The Ethiopian Airlines Flight 302 disaster has not only sparked conversations about aviation safety, but prompted a furious debate over how Western media outlets covered it. Some observers, such as The Atlantic’s Hannah Giorgis, noted the tragedy was reported unevenly, focusing more “on non-African passengers and organisations.” This despite the fact that nine Ethiopians and 32 Kenyans were killed – the most victims from any nation.

Kenyan writer and political cartoonist Patrick Gathara added that media organisations forget there is no such thing as an “African story”, saying that any effort to compress the lives and experiences of millions of Africans and thousands of cultures “will always say more about the prejudices and laziness of the journalist than about his subjects.”

Many felt that prejudice was on display when one international news anchor erroneously stated that Africa’s most successful airline had a “poor safety record.”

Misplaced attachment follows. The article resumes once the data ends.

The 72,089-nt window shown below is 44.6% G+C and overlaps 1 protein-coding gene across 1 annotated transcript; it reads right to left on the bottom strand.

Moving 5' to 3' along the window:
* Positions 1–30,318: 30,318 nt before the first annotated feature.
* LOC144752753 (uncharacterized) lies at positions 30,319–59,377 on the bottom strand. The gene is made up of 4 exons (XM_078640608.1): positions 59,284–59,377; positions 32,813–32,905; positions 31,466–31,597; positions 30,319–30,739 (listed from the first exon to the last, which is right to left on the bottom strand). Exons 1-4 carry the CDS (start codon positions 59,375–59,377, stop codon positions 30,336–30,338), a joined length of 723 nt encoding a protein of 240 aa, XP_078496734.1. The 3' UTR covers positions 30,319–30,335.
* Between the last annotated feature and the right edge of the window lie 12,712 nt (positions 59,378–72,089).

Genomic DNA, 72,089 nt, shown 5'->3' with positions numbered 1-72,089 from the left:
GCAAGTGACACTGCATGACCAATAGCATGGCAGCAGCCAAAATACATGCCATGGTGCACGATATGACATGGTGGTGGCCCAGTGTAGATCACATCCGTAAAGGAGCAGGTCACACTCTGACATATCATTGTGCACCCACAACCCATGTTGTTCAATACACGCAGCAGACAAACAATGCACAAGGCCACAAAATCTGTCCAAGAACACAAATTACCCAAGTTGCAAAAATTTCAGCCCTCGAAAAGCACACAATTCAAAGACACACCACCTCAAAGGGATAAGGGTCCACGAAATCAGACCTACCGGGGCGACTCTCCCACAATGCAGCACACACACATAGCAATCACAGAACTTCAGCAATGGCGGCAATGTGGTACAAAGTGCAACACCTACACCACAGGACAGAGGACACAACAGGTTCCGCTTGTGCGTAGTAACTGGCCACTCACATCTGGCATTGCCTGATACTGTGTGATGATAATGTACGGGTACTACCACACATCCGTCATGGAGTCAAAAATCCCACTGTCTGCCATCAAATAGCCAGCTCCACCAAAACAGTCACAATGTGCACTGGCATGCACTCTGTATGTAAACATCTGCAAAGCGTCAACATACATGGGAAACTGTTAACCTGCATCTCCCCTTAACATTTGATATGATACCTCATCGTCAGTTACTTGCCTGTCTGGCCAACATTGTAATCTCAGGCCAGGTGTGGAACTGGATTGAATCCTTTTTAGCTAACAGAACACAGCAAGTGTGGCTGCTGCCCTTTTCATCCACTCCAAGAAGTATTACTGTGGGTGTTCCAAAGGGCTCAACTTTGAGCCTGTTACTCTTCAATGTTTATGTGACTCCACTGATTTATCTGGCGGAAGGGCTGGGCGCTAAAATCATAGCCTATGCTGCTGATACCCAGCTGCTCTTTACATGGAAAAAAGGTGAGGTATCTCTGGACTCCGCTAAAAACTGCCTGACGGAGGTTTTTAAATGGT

So how does coverage of the crash fit within a broader Western media narrative that often covers the continent using racist and colonialist tropes? We ask a panel of east Africans.

On this episode of The Stream, we speak with:
Patrick Gathara @gathara
Political commentator
gathara.blogspot.com

Solomon Dersso @SolomonADersso
Founding director, Amani Africa
solomondersso.wordpress.com

Tsedale Lemma @tselemma
Editor-in-chief, Addis Standard
addisstandard.com

Read more:
Why do Western media get Africa wrong? – Al Jazeera
Who were the victims of the Ethiopian Airlines crash? – The Guardian
The Western Erasure of African Tragedy – The Atlantic

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